Mark Wahlberg’s Ill-Timed Pardon Bid Is The Epitome Of White Privilege

Mark Wahlberg, star and producer of "The Gambler," works the press line at the premiere of the film at AFI Fest 2014 on Monday, Nov. 10, 2014, in Los Angeles. (Photo by Chris Pizzello/Invision/AP)
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Amidst the stories of nationwide protests in response to the
grand jury decisions in the Mike Brown and Eric Garner shootings, actor Mark
Wahlberg’s request to have his decades-old criminal record expunged is poorly timed, to say the least. But Wahlberg’s story nicely exposes a concept that’s sometimes hard to pin down: white privilege in America.

Let’s take it piece by piece. For one thing, there’s the fact that Wahlberg was unharmed while being arrested, despite having committed two violent crimes. According to media reports, while strung out on cocaine, Wahlberg brutally assaulted a Vietnamese man named Thanh Lam while stealing two cases of beer from him, in the process calling Lam a series of racial epithets. Wahlberg then assaulted another man, Hoa Trinh, beating him so badly that he was left blinded in one eye. Yet like so many other white, violent criminals—even heavily armed, rampaging mass shooters like James Holmes and Jared Loughner—Wahlberg suffered no injuries while being apprehended by police. That’s as it should be. But given how many African-American suspects, like Brown and Garner, are wounded or killed during their encounters with police, the discrepancy is striking.

Even more striking is the degree to which Wahlberg was able to leave this incident behind. Although the assaults culminated in years of criminal behavior for Wahlberg, including two incidents of harassing African-American schoolchildren among more than twenty encounters with the police, he was sentended to just two years in prison and had to serve just 45 days.

When he emerged from his month and a half in prison, Wahlberg professed to be a changed man. Aided by the connections of his older brother Donnie—who was, at the time, already famous—Wahlberg moved smoothly into a successful entertainment career. Less than three years later, Wahlberg and The Funky Bunch released the album Music for the People (1991), featuring the #1 single “Good Vibrations.” In the following years, he famously modeled for Calvin Klein and began his acting career with roles in TV and feature films.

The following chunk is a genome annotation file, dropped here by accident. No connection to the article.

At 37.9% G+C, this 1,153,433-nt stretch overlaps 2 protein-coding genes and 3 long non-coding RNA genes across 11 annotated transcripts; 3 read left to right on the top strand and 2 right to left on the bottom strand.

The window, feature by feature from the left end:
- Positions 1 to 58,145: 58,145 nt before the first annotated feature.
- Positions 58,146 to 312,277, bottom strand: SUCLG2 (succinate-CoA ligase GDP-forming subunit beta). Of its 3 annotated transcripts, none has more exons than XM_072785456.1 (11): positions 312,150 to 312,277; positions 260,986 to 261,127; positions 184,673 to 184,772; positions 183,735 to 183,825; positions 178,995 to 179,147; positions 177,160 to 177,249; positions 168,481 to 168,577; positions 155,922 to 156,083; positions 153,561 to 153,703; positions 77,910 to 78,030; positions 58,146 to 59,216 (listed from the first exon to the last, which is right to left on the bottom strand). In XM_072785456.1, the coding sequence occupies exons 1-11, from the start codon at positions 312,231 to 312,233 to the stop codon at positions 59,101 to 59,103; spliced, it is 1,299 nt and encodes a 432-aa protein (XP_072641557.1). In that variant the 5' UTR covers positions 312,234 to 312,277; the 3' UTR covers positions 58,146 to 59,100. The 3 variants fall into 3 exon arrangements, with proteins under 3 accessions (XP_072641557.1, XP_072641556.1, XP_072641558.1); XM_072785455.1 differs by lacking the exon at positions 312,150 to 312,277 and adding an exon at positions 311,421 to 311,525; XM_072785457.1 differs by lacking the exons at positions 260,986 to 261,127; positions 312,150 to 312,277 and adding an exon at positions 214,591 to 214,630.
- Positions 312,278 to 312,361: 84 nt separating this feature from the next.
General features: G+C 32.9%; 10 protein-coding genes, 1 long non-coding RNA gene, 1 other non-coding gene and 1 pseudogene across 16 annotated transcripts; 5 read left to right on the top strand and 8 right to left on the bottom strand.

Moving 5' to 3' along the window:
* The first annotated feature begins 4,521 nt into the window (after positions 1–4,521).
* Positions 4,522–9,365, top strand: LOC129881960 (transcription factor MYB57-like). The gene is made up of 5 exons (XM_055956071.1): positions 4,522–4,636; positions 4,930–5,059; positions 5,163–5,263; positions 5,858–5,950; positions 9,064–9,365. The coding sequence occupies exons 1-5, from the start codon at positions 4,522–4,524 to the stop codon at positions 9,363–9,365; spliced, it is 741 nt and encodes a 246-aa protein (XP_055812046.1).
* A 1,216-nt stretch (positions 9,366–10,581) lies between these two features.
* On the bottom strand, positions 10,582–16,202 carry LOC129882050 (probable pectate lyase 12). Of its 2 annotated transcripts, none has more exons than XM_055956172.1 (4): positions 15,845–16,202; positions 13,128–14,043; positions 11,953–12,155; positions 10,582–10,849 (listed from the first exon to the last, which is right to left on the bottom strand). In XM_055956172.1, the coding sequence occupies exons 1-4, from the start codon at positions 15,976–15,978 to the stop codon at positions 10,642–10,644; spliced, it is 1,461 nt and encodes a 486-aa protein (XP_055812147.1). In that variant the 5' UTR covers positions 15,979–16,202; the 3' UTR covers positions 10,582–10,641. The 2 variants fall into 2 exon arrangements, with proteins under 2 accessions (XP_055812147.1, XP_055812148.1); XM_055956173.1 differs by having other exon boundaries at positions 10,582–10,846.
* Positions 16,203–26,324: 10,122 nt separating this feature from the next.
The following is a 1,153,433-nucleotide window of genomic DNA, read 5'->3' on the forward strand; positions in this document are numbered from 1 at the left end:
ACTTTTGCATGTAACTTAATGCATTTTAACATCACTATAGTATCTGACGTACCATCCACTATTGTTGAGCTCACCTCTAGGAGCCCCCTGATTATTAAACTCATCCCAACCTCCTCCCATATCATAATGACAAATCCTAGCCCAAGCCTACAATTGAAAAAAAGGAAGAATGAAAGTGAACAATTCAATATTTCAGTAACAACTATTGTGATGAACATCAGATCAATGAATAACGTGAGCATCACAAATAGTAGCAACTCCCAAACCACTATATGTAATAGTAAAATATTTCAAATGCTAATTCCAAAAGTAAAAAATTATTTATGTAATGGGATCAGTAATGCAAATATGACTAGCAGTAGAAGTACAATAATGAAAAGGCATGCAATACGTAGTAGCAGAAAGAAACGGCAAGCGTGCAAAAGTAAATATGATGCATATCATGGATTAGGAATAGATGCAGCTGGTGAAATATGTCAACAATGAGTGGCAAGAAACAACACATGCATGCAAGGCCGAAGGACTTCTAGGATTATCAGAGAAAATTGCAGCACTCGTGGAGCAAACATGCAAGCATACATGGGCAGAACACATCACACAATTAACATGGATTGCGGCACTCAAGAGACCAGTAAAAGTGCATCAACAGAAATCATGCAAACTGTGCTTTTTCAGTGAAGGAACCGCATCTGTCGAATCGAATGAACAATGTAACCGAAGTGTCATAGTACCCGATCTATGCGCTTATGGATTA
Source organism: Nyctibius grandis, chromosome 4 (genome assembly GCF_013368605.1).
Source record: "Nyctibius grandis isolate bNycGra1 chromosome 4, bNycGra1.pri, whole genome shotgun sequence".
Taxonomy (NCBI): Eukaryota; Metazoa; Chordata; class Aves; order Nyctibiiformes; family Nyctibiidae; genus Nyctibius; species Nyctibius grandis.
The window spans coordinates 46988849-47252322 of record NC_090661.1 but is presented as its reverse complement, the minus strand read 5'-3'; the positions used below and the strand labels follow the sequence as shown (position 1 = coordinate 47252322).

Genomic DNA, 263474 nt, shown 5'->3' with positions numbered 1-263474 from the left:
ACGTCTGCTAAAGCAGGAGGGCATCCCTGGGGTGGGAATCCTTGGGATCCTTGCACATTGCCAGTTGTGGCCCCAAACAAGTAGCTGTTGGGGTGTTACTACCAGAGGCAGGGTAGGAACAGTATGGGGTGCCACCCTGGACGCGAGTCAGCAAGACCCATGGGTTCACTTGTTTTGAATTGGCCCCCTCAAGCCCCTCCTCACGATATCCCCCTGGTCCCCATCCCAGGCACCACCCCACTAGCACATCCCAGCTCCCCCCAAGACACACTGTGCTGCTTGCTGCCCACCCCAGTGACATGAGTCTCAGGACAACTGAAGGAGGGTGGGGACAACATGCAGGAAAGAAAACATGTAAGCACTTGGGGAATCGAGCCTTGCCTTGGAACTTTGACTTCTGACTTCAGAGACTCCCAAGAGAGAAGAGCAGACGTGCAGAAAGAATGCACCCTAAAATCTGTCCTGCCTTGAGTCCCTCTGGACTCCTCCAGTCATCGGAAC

For so many Americans, especially Asian-Americans, Latinos, black women, and most of all, black men, a criminal record permanently impacts their professional and personal futures. A criminal conviction—indeed, even a simple arrest—can reduce their options in every part of their lives, from employment to travel to child custody to voting. Wahlberg claims his record has denied him certain recent opportunities. Maybe so. But his record clearly didn’t stop him from making millions and becoming famous.

There is a larger historical and cultural story at play here. In response to both the recent police killings and the subsequent protests, many commentators have emphasized supposed racial differences. Rudy Giuliani argued that African-Americans commit more violent crimes and so require police response–and he is not alone in making that argument. Others say that African-Americans riot far more readily than other communities. Yet Wahlberg’s childhood neighborhood of Dorchester reveals the inaccuracies in both those narratives. This impoverished white community has seen decades of systemic crime and violence, often tied—as Wahlberg’s assaults were—to drugs and gangs. And in the busing riots of the 1970s, Dorchester featured sustained, brutal communal violence on the part of whites against African-Americans, the latest in the long series of American “race riots” targeting African-American communities.

Many Americans might prefer to erase the histories of white crime and violence from our collective memories, just as Wahlberg now requests that his own history of violence towards people of color be legally erased. This ability—to write history the way we choose, regardless of the facts—is a frightening example of white privilege. Until we make these histories a fuller part of our understanding of our shared American identity, our sense of ourselves will be as partial as a bio of Wahlberg without his teenage crimes.

Ben Railton is an Associate Professor of English Studies at Fitchburg State University and a member of the Scholars Strategy Network.

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